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Observation - assessment lesson

Discussion in 'Music' started by princess_moose, Feb 4, 2011.

  1. I have an observation soon and the lesson being watched is an assessment one. My year 7 group are at the end of their scheme of work on improvisation, using the pentatonicscale and have recorded 2 pieces to be put on a year 7 CD.
    Any really cool ideas to make it a stand out lesson?!
    My basic and brief thoughts so far are to listen to other year 7 groups performing the pieces on CD and commenting on them. Then listening to their own performances and linking it to NC levels and then completing their own self assessment.
    This is basic and could get quite boring, so if anyone has a whizz of inspiration please help!




     
  2. I have an observation soon and the lesson being watched is an assessment one. My year 7 group are at the end of their scheme of work on improvisation, using the pentatonicscale and have recorded 2 pieces to be put on a year 7 CD.
    Any really cool ideas to make it a stand out lesson?!
    My basic and brief thoughts so far are to listen to other year 7 groups performing the pieces on CD and commenting on them. Then listening to their own performances and linking it to NC levels and then completing their own self assessment.
    This is basic and could get quite boring, so if anyone has a whizz of inspiration please help!




     
  3. englishteach101

    englishteach101 Occasional commenter

    You could make it a 'lucky dip' by not telling them who they're assessing before they've actually assessed it, that does away with students being especially nice to friends and harsh on those that they don't like.
    Have you got any photos/video footage of them playing? Might be a good engaging entrance to have an image on the white board with some questions in their books around it.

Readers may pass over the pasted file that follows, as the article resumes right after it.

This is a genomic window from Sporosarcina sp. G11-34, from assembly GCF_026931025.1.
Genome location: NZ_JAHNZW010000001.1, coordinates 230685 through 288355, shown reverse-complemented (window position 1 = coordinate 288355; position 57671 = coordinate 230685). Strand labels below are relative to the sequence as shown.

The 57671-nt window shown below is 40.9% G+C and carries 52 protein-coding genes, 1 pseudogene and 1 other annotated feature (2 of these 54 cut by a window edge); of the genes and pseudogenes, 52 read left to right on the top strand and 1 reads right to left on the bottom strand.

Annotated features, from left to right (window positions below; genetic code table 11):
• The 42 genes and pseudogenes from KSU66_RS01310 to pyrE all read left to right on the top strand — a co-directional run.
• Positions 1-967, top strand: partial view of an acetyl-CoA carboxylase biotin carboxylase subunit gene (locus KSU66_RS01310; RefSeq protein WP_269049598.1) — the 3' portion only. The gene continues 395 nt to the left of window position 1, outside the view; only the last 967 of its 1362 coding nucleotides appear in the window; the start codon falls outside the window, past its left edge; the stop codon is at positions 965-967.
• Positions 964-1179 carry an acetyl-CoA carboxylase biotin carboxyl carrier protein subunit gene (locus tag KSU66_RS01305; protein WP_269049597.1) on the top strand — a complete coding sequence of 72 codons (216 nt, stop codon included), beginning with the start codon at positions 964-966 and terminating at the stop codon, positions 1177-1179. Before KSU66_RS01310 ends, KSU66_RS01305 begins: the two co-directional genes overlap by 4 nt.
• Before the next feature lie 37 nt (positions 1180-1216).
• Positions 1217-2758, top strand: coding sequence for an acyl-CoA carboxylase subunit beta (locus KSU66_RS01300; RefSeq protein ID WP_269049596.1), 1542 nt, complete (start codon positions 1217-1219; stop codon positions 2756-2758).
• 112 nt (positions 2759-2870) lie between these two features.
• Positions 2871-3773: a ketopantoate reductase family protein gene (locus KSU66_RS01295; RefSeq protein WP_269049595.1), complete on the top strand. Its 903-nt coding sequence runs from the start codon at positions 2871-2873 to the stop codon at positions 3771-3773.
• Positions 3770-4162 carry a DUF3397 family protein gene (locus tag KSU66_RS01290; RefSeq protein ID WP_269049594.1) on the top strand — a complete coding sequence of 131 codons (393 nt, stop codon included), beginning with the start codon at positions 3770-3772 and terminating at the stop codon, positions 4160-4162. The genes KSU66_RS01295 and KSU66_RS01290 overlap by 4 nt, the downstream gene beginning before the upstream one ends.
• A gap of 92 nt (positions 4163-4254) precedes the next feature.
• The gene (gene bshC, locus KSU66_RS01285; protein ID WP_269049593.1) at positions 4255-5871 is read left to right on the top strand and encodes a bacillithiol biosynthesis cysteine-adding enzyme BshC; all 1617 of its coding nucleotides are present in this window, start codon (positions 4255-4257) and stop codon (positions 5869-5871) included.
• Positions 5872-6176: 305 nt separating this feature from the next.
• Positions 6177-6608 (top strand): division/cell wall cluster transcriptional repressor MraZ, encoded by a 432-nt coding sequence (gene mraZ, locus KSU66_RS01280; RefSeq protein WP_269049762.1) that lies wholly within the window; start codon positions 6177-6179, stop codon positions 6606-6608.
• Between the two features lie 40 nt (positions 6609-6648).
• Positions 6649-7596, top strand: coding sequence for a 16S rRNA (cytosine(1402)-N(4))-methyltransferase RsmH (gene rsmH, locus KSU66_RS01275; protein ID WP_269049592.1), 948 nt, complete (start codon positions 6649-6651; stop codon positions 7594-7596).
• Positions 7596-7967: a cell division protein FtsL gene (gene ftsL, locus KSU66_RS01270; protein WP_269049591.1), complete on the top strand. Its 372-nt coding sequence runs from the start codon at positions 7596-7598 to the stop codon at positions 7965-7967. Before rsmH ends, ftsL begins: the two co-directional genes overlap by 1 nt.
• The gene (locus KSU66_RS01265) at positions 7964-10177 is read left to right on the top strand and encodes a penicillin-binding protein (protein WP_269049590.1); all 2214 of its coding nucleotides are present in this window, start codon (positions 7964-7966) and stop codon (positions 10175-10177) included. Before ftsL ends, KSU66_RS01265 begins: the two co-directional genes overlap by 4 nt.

Engaging entrance/starter: what makes a good audience/assessor/performer etc.
    Or you could get some thunks in there for some really wacky creative thinking.
    It's hard to make this sort of lesson an exciting observation one, but these may help a little bit.

     
  4. mrkeys

    mrkeys Occasional commenter

    .................and then having done the assessments and evaluations give the students a short amount of time to demonstrate the improvements they would make to their work.
    Prizes, certificates etc...........
    Demonstration of students understanding how they improve .................
    Students talkng about health and safety implications of working in smaller rooms and carring equipment etc.............
    I really think you could get all the boxes ticked
     
  5. jonowen

    jonowen Occasional commenter


    .........on the other hand - you may run out of time!! Good luck, with all the above ideas you'll be fine!

    ps - mrkeys,how does one do "carring" ? Sounds different [​IMG]

    Joni x
     
  6. Any other ideas guys? I'm stressing out, had a bad week and the lesson plan just looks dull !

    I guess as long as they learn to assess each other correctly and self assess their progress it should be ok...
     
  7. Stick with what you know, do not over complicate! The old trap is to try and do something new that you have never tried before. Go with what you know. Make sure the objectives are up and that you link back to them every 15 minutes or so to demonstrate pupil progress.
     
  8. florian gassmann

    florian gassmann Star commenter

    How about singing a pentatonic song as a starter? Or playing the opening melody of Debussy's "Girl with the flaxen hair" and asking them to raise a hand when they hear the first non-pentatonic note? It's always good to include some performing or listening, even if the bulk of the lesson is about composing.
     
  9. I think I might now set their self assessment as homework right at the beginning of the lesson, and then start a new unit. I know I would teach a new unit better than trying to do something on assessment for an hour that would be a bit mismatched.

    Sigh!
     

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